That being said, I’m not sure that it’s a serious issue unless discrimination becomes so widespread that it affects “religious offenders” in a significant way. LGBT groups have the power of the internet on their side and public shaming can be very effective. Regardless of whether I was a member of their community or not, I wouldn’t want to conduct any business with a homophobic bigot and am sure we could all find alternatives if they were identified. It would be more fair to economically punish and publicly shame individual offenders than to have an entire city or state punished for the ignorance of some of it’s inhabitants. Assuming that some of the discrimination does contravene existing legislation, lawsuits could also be launched. On the upside, this could present an opportunity for “LGBT friendly” entrepreneurs.

    1. David A Griffith says:

      While I agree with much of what you say, it is correct to punish the whole state because a majority of the people voted to approve the bill, amendment, law, whatever it is in that state. Despite the fact that most of the time it is a minority, if they somehow get a majority to vote they pass the legislation. Now, the people who were against the bill need to shame those voting for it into changing the bill. Sometimes impacting a whole state is what needs to happen to get people to react. It is sad that this has to happen at all, especially when it is so-called good Christians supporting this nastiness.

      Thanks for sharing your thoughts.

  6. Kathryn says:

    Too often religious freedom is a metaphor in support of subjugation: one person’s religious dogma is another’s shackles. In the United States (thus far) we have enjoyed the right to worship/think/ignore the spirituality of our choosing. It would serve our nation well if we all remembered and enforced the idea that the ‘fist of freedom’ ends at the tip of another’s nose.

  7. John M. Wilson says:

    All of these bills are discriminatory and should not be considered, passed or enforced. Additionally, any court that upholds these laws has put the country on a slippery slope to eliminate the separation of church and state. I find discrimination abhorrent.

  8. Tom Jaynes says:

    I believe that a state legislator in Oklahoma had the right idea. When the state legislature tried to enact a “religious freedom” bill, she proposed an amendment that would require all businesses to place a sign at the door, at the register and on all advertising that stated that persuant to this law they reserved the right to deny service to any person or group based on the religious beliefs of the owner. After a quick consideration, the bill was withdrawn and has yet to surface again. Her reasoning was that if a business wants to discriminate, they should own it, advertise and suffer the consequences. Let the customer decide who they wish to do business with rather than the business deciding who they wish to serve.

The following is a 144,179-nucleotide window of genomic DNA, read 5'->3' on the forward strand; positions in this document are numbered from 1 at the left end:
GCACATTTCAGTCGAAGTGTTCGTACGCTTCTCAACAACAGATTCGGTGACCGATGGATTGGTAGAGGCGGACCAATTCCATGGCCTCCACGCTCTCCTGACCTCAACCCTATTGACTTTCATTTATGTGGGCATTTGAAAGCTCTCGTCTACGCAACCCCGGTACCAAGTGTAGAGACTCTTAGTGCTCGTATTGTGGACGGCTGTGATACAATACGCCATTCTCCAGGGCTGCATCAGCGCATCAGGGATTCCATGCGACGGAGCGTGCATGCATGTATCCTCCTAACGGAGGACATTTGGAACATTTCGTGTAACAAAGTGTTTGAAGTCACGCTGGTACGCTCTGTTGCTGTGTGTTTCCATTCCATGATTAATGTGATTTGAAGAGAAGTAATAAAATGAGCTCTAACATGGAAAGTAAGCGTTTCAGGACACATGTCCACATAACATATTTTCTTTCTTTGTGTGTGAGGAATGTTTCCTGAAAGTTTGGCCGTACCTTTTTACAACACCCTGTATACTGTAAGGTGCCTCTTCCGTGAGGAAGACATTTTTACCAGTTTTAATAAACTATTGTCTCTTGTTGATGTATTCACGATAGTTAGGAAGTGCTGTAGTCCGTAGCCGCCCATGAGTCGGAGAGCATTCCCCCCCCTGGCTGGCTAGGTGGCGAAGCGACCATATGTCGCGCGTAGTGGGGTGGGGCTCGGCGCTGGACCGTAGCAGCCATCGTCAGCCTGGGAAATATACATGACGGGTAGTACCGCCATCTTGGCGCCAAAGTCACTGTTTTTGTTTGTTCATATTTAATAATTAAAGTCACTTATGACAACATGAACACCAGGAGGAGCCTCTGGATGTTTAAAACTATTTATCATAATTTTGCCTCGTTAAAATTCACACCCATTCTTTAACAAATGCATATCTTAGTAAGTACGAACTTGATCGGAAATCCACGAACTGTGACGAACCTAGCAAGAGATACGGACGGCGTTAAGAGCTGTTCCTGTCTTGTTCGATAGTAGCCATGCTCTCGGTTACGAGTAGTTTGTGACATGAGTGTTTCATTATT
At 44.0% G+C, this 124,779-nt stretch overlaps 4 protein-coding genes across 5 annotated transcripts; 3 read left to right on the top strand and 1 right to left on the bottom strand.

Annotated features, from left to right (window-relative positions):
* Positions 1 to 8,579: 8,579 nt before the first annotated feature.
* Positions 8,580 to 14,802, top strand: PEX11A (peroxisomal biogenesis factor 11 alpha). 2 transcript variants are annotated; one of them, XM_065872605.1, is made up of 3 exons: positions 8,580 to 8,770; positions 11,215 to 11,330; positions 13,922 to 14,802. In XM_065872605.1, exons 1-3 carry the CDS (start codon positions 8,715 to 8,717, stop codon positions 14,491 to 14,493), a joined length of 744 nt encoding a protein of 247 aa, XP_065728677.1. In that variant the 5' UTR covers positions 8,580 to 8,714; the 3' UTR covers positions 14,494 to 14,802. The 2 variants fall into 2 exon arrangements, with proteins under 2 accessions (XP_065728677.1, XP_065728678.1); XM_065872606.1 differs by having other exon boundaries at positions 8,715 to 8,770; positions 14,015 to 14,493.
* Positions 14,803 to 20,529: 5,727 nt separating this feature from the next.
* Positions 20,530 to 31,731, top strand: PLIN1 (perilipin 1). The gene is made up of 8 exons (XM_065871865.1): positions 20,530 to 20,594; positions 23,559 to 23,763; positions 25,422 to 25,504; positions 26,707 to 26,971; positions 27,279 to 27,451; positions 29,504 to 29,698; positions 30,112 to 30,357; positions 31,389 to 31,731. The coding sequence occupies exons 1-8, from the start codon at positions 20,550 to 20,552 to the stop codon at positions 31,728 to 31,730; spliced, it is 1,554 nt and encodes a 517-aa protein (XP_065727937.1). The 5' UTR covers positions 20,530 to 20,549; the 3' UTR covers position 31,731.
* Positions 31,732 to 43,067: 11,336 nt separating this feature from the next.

These laws are hateful and prejudiced and do not belong on the books of a civilized society.

    1. Dark Gray says:

      This is a neat idea. I’m all for people being able to make their own choices, but they need to be willing to accept the consequences of those choices.

      1. Jeanie says:

        Discrimination is not an option to be a choice. Some people may not like certain laws but too bad, you don’t have to like it. You have obey the law. Black people have rights as should Jews, Gays, everyone. Civil rights!!!!

    2. nancy anne rowe says:

      This kind of language should be written into all “religious freedom” legislation. In this way, people can also choose whether or not to support financially those businesses which present themselves publicly as intolerant.

  9. Paul says:

    The problems that I see first off is that the title of the bills are lies. They have nothing to do with freedom so they should not have freedom in the title.

    Also I really do not care what two people are doing in the bedroom near me, as different things for different people. However there are things that are illegal and should stay that way, ones that are actual crimes against other people. Such as having sex with others without their consent, under age, doing permanent damage to the other person, and so forth.

    Far as religion goes, long as they are not harming the innocent. Examples have been deaths associated with religious rituals, sex with minors etc. I see nothing wrong with Luciferian, Catholicism and, even modern Satanism. It is a crime to sacrifice animals, or harm the innocent in most (but not all paths). There are Right hand, Left hand, and those that follow a middle path. All are equally valid, even if it started off as a bet in a coffee shop with science fiction writers.

  10. Dark Gray says:

    Not that I’m against gay marriage — I was for it before it became fashionable — but I don’t see how it’s a good idea to force someone to do something that may be against their religious beliefs.

    1. Ed Selby says:

      Religious freedom is sacrosanct in the US. No one’s religious freedoms are abridged when a gay couple gets married. The twist comes when a commercial, for profit, place of public accommodation tries to use religious freedom as an excuse to discriminate. Bakers, florists, and caterers provide tangible real goods to anyone who walks through their doors. They are not allowed to refuse to serve anyone of another race, gender, or religion. I do see a potential issue with photographers or musicians who must attend a same sex wedding (or a re-marriage, or an inter-faith or inter-racial marriage). They do have to “participate”.

      Somewhere there is consensus that allows people to obey their conscience/religion without infringing on the rights of others.

    2. Rev. Robin says: